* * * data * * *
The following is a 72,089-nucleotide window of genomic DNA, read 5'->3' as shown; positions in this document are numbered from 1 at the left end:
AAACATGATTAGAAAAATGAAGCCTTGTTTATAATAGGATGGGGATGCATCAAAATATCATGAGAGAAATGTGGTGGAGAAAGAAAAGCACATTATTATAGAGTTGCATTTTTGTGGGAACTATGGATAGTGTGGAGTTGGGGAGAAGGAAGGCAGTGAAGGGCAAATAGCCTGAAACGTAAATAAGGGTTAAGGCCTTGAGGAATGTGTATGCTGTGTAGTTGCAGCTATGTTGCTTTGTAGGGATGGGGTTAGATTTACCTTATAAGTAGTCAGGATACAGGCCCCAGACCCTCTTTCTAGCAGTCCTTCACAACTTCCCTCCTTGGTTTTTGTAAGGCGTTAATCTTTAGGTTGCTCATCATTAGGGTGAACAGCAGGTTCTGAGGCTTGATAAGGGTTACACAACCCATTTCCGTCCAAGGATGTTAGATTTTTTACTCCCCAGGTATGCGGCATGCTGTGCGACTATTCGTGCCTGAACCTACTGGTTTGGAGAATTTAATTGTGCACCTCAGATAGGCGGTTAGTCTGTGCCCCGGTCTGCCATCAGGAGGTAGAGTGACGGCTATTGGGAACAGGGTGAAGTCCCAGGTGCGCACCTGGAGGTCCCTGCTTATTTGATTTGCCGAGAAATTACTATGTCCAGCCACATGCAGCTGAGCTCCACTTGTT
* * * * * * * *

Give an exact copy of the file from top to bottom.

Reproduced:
The following is a 72,089-nucleotide window of genomic DNA, read 5'->3' as shown; positions in this document are numbered from 1 at the left end:
AAACATGATTAGAAAAATGAAGCCTTGTTTATAATAGGATGGGGATGCATCAAAATATCATGAGAGAAATGTGGTGGAGAAAGAAAAGCACATTATTATAGAGTTGCATTTTTGTGGGAACTATGGATAGTGTGGAGTTGGGGAGAAGGAAGGCAGTGAAGGGCAAATAGCCTGAAACGTAAATAAGGGTTAAGGCCTTGAGGAATGTGTATGCTGTGTAGTTGCAGCTATGTTGCTTTGTAGGGATGGGGTTAGATTTACCTTATAAGTAGTCAGGATACAGGCCCCAGACCCTCTTTCTAGCAGTCCTTCACAACTTCCCTCCTTGGTTTTTGTAAGGCGTTAATCTTTAGGTTGCTCATCATTAGGGTGAACAGCAGGTTCTGAGGCTTGATAAGGGTTACACAACCCATTTCCGTCCAAGGATGTTAGATTTTTTACTCCCCAGGTATGCGGCATGCTGTGCGACTATTCGTGCCTGAACCTACTGGTTTGGAGAATTTAATTGTGCACCTCAGATAGGCGGTTAGTCTGTGCCCCGGTCTGCCATCAGGAGGTAGAGTGACGGCTATTGGGAACAGGGTGAAGTCCCAGGTGCGCACCTGGAGGTCCCTGCTTATTTGATTTGCCGAGAAATTACTATGTCCAGCCACATGCAGCTGAGCTCCACTTGTT